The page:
Develop the computer science, mathematics and analytical skills in the context of practical application needed to enter the field of data science. Discover how to use data science techniques to analyze and extract meaning from extremely large data sets, or “big data.” Become familiar with modern database systems, data models, and query interfaces. Learn how to use statistics, machine learning, text retrieval and natural language processing to analyze data and interpret results. Practice using these tools and techniques on data sets of increasing complexity and scale.

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Course # TBD (X) Software Engineering for Quantitative Biologists
Biology has transitioned from a descriptive enterprise to a quantitative science. This transition has been driven by a combination of low cost sequencing technology and radical reductions in the cost of computing. Indeed, modern biology relies heavily on computational artifacts, both code and data, to produce scientific results (e.g., genomic data sets and computational tools for biochemical pathways.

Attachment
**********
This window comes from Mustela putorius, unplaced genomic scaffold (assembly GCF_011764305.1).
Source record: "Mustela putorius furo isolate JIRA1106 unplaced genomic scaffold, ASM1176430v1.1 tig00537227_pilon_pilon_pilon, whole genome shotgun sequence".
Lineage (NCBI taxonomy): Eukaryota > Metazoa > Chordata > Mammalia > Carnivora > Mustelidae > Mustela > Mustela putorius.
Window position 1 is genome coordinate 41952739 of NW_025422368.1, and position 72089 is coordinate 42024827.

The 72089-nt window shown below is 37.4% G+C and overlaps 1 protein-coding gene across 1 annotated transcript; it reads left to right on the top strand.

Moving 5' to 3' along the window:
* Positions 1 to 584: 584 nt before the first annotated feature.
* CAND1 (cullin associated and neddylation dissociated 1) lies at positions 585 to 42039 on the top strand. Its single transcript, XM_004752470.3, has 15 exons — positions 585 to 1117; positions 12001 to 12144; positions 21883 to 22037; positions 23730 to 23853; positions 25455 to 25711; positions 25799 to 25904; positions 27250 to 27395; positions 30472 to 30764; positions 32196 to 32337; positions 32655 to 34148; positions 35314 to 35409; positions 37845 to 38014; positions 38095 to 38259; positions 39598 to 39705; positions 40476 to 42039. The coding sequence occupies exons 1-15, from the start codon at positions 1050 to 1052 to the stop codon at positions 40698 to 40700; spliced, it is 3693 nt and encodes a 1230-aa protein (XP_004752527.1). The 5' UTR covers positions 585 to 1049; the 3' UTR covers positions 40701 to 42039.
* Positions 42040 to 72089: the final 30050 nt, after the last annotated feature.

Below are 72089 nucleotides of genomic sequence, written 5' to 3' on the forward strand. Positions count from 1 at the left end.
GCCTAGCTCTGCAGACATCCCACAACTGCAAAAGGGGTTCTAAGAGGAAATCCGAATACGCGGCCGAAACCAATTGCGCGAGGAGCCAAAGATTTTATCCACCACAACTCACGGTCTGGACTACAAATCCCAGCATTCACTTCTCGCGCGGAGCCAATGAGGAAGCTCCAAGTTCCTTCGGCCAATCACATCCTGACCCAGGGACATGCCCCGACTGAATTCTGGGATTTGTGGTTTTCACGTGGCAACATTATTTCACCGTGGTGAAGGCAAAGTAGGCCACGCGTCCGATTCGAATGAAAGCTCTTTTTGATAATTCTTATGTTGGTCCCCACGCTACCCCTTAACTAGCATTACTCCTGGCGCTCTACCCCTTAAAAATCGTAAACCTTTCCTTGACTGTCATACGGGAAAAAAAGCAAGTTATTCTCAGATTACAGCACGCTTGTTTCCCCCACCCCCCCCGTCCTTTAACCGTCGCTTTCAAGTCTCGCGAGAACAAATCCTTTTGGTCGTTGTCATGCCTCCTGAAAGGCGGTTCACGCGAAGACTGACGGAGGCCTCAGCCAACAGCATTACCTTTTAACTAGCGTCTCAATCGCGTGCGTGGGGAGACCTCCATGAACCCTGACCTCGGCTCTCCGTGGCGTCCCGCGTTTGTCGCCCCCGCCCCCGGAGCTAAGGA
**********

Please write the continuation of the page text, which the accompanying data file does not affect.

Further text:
Joe Hellerstein
Current Listing

 

ENGR 401 (1) PEERS Seminar: Leadership Development to Promote Equity in Engineering Relationships
The seminar will enlist engineering students’ energy, creativity, social conscience, and on-the-ground perspectives in improving the diversity environment in the UW College of Engineering. Students will explore topics such as diversity in science and engineering, impact of unconscious bias, community engagement, leadership, etc. The seminar will culminate in a student-developed short presentation which will be the core of presentations in the College of Engineering PEERs initiative. Students who successfully complete the seminar can apply for quarter-long internship opportunities as PEER Leaders.

This course is appropriate for both undergrads and grads.

Joyce Yen, Program/Research Manager, UW ADVANCE Center for Institutional Change
Sapna Cheryan, Assistant Professor, Psychology